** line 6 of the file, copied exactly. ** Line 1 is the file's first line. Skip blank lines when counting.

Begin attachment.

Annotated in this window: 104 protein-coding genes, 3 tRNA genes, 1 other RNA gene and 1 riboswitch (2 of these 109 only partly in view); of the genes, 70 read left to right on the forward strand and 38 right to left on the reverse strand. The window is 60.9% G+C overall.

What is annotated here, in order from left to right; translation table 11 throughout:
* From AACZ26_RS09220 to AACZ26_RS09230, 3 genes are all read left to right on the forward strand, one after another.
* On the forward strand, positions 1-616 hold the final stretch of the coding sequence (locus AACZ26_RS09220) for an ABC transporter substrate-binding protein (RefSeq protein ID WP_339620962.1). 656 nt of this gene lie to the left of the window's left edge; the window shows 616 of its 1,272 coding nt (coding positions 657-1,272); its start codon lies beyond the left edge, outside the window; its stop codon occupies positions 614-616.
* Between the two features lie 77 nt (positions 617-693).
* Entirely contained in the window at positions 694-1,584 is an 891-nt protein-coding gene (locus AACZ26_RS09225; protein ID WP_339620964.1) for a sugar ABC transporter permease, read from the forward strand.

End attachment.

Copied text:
* Entirely contained in the window at positions 694-1,584 is an 891-nt protein-coding gene (locus AACZ26_RS09225; protein ID WP_339620964.1) for a sugar ABC transporter permease, read from the forward strand.